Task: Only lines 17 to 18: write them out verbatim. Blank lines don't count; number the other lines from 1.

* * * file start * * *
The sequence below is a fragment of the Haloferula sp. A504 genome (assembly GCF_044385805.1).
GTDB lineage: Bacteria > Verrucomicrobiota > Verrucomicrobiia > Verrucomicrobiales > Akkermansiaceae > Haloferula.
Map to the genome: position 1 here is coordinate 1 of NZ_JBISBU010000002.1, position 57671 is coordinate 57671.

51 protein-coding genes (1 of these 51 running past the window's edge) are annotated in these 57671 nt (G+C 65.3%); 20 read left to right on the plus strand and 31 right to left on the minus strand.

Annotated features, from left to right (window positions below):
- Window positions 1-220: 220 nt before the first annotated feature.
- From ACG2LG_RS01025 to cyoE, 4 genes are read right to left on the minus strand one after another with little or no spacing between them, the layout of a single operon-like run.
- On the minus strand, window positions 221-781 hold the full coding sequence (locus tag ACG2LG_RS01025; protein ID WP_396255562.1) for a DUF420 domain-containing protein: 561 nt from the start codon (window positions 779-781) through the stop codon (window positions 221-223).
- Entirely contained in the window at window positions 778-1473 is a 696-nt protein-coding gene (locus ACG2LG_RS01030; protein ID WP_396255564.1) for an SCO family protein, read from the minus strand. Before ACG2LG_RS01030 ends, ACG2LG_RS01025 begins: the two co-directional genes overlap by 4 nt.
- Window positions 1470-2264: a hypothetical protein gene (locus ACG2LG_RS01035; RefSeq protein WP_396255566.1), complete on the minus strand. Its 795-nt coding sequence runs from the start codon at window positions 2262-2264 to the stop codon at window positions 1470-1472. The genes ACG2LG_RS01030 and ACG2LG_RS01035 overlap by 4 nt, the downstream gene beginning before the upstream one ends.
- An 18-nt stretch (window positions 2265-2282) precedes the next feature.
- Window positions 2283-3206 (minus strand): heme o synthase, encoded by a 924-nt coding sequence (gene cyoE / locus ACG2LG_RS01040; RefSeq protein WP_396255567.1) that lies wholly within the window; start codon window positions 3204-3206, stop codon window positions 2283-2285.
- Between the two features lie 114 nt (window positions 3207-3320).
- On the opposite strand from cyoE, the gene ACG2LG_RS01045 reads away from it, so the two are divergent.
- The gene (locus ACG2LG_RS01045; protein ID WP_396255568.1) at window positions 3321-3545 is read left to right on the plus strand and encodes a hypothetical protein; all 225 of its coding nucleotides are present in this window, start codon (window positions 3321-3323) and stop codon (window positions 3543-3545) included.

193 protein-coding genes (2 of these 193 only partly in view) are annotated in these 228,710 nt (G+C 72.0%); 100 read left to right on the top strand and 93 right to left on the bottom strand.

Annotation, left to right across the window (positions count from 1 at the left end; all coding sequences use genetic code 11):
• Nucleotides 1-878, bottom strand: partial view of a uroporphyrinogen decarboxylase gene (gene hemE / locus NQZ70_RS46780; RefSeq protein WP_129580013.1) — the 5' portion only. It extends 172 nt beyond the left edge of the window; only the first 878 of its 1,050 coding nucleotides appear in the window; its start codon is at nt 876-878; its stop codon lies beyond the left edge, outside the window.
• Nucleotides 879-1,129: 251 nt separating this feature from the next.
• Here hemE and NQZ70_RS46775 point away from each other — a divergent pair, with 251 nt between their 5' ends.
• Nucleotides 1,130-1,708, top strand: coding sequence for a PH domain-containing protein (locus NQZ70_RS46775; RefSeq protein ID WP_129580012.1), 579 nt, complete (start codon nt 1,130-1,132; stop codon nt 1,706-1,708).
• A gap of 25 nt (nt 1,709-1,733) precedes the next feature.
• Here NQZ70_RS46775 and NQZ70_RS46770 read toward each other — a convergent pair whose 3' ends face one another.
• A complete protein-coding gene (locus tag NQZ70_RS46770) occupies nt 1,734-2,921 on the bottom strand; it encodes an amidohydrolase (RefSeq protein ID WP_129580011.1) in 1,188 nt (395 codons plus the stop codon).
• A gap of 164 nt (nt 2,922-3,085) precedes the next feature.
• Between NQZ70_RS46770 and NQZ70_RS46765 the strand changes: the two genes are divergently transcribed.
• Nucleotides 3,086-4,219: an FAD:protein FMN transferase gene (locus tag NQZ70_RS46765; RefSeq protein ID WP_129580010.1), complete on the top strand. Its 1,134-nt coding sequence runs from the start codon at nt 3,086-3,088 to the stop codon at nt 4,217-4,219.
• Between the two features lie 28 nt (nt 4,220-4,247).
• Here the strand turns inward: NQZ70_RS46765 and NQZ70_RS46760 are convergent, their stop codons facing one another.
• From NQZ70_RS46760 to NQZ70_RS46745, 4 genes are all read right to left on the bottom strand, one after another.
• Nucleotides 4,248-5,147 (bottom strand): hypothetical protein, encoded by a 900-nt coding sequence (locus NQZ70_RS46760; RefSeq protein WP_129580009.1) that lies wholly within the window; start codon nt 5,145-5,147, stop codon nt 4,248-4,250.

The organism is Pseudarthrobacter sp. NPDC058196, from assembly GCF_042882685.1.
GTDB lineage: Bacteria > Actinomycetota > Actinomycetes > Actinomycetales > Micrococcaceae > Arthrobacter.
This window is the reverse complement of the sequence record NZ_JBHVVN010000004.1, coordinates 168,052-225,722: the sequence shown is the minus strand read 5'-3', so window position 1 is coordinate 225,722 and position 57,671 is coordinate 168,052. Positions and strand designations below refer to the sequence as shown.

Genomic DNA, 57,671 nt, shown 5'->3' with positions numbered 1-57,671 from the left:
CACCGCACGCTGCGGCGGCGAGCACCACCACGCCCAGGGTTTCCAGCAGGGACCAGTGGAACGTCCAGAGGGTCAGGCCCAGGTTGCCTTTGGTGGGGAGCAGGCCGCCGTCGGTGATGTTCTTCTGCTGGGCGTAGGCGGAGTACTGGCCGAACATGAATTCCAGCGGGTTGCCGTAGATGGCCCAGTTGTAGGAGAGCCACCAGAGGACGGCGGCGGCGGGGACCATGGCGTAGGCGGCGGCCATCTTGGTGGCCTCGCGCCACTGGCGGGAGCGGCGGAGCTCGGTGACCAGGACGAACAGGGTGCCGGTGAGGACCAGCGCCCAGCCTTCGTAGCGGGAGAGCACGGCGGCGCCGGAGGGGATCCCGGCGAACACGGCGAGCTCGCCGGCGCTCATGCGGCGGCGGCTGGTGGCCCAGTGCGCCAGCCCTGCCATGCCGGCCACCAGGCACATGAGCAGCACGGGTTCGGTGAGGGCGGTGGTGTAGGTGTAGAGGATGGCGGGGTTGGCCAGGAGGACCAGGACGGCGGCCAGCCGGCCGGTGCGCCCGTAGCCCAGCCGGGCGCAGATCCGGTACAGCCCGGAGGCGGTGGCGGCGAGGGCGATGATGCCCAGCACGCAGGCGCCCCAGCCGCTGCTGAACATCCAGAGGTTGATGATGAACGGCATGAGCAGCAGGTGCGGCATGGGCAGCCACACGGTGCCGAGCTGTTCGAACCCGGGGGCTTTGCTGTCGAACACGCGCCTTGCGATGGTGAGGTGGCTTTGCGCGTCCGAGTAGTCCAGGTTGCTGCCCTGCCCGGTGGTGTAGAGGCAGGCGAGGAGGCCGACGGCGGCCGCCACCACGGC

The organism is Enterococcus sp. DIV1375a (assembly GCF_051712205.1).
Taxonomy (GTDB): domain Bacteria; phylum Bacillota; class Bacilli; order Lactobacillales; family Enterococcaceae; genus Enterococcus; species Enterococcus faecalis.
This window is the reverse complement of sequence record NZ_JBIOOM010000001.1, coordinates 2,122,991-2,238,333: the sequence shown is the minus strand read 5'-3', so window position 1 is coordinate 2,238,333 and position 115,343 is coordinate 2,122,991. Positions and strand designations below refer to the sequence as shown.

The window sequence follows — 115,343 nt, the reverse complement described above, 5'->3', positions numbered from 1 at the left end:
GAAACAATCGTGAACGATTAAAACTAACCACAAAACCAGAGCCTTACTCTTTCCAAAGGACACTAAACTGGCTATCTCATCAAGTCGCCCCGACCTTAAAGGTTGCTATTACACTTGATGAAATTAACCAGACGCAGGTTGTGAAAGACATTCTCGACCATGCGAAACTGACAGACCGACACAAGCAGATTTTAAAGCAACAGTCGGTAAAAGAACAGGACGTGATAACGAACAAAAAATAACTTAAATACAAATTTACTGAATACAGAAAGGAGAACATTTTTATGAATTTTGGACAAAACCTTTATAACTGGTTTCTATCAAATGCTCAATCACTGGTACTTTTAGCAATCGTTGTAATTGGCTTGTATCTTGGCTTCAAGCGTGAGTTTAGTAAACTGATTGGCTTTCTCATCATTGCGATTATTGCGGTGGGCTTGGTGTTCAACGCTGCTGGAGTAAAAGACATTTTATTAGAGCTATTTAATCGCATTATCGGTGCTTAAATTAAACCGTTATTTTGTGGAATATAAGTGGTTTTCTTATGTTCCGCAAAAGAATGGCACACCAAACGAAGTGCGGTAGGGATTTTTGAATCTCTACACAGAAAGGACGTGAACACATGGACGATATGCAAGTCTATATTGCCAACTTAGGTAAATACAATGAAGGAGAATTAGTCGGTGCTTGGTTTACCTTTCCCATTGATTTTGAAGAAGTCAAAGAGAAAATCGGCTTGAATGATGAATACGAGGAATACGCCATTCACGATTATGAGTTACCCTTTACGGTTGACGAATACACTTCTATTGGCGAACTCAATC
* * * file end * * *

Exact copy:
Annotation, left to right across the window (positions count from 1 at the left end; all coding sequences use genetic code 11):
• Nucleotides 1-878, bottom strand: partial view of a uroporphyrinogen decarboxylase gene (gene hemE / locus NQZ70_RS46780; RefSeq protein WP_129580013.1) — the 5' portion only. It extends 172 nt beyond the left edge of the window; only the first 878 of its 1,050 coding nucleotides appear in the window; its start codon is at nt 876-878; its stop codon lies beyond the left edge, outside the window.